Gajdusek, D.C. (1953) “The Sierra Tarahumara” in Geographical Review, New York. 43: 15-38

Johnson, P.W. (1965) A Field Guide to the Gems and Minerals of Mexico. Gembooks, Mentone, California.

Kennedy, J.G. (1978) Tarahumara of the Sierra Madre; Beer, Ecology and Social Organization, AHM Publishing Corp, Arlington Heights, Illinois. Republished, as The Tarahumara of the Sierra Madre: Survivors on the Canyon’s Edge in 1996. – interesting account by an anthropologist who lived in one of the more remote Tarahumar areas for several months, accompanied by his wife and infant daughter. Kennedy also co-authored with Raul A. Lopez Semana Santa in the Sierra Tarahumara. A comparitive study in three communities. Museum of Cultural History, UCLA.

Kerr, J.L (1968) Destination Topolobampo: The Kansas City, Mexico and Orient Railroad, Golden West Books, San Marino, California. Difficult to find account of the railroad itself.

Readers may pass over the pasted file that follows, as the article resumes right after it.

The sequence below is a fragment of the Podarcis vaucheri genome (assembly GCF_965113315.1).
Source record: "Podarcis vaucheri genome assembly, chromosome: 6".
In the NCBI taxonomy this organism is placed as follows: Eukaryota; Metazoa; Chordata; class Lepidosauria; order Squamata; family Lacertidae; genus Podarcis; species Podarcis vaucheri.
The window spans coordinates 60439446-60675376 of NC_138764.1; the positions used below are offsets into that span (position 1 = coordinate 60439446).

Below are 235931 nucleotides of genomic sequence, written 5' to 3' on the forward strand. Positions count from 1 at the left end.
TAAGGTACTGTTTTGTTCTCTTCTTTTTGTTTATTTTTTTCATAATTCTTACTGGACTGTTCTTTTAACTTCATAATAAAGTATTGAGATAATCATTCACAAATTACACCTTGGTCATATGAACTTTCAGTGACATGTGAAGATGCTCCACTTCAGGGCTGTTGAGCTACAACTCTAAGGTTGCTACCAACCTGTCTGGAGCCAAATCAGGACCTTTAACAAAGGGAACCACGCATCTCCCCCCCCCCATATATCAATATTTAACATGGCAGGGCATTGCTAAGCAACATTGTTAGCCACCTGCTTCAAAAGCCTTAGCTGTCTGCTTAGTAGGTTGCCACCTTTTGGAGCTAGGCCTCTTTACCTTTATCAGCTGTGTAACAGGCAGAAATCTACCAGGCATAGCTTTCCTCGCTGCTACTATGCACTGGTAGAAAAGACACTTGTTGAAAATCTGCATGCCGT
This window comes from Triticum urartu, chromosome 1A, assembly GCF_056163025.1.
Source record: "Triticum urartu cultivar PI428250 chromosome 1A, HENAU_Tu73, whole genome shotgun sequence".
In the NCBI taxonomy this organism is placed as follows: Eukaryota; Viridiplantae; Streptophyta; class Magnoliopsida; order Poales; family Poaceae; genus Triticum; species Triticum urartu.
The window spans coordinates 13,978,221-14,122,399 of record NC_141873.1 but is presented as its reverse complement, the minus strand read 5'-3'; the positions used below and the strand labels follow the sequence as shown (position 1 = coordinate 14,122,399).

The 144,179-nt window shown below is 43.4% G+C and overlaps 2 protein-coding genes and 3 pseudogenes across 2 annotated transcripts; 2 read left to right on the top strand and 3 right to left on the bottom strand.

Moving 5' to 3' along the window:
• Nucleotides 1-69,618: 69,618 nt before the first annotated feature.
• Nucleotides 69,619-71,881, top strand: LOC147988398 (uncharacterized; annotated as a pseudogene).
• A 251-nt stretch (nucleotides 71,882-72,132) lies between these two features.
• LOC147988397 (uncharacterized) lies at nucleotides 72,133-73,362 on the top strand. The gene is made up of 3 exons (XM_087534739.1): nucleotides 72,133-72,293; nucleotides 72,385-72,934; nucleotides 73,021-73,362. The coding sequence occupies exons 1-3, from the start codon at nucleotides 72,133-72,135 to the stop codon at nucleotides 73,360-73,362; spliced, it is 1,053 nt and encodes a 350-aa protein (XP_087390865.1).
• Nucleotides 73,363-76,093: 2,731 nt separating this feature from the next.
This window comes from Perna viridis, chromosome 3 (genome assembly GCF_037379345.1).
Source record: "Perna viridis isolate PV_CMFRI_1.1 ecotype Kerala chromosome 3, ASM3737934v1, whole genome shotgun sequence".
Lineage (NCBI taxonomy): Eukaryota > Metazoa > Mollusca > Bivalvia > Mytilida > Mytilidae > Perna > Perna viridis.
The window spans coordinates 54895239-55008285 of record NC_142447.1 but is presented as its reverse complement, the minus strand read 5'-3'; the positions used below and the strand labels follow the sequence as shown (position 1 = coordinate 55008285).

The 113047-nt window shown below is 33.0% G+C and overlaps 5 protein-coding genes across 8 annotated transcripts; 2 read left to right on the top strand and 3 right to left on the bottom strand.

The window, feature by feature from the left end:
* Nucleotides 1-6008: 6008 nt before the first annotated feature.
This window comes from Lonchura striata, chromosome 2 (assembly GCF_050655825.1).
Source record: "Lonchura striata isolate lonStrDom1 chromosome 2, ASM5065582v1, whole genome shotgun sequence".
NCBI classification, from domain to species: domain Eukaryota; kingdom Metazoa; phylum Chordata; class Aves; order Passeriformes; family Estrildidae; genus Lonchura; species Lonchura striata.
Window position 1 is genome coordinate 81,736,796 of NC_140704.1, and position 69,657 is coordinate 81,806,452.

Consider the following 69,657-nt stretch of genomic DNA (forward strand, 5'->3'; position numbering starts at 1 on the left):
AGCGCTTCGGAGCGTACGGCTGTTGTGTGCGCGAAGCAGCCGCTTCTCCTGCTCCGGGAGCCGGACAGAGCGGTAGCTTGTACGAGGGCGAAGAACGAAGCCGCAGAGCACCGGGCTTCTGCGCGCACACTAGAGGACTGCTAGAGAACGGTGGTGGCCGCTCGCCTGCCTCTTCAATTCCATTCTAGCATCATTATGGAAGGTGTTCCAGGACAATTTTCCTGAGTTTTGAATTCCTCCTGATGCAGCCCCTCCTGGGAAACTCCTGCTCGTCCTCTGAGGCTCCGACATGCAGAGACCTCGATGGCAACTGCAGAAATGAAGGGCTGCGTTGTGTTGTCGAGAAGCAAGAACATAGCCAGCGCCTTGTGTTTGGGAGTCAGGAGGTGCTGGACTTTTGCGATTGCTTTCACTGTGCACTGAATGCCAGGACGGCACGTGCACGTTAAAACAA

Lartigue, F. (1970) Indios y bosques. Políticas forestales y comunales en la Sierra Tarahumara. Edicions de la Casa Chata # 19, Mexico.

Lumholtz, C. (1902) Unknown Mexico. 2 volumes. Scribner’s Sons, New York. Republished in both English and Spanish. Fascinating ethnographic account from the last century.

Merrill, W.L. (1988) Raramuri Souls – Knowledge and Social Progress in North Mexico. Smithsonian Institution, Washington D.C.

Nauman, T. (1997) “Tala ilegal para la siembra de mariguana y opio en Chihuahua” p. 50 in El Financiero, May 12, 1997. Describes the Arareko project.

Norman, James (1976) “The Tarahumaras: Mexico’s Long Distance Runners” in National Geographic, May 1976. pp 702-718

Pennington, C. (1963) The Tarahumar of Mexico, their environment and material culture. Univ. of Utah Press. Reprinted by Editorial Agata, Guadalajara, 1996. Another classic account of Tarahumar life and culture. The reprint has additional color photographs, taken by Luis Verplancken, S.J., who has run the mission in Creel for many years.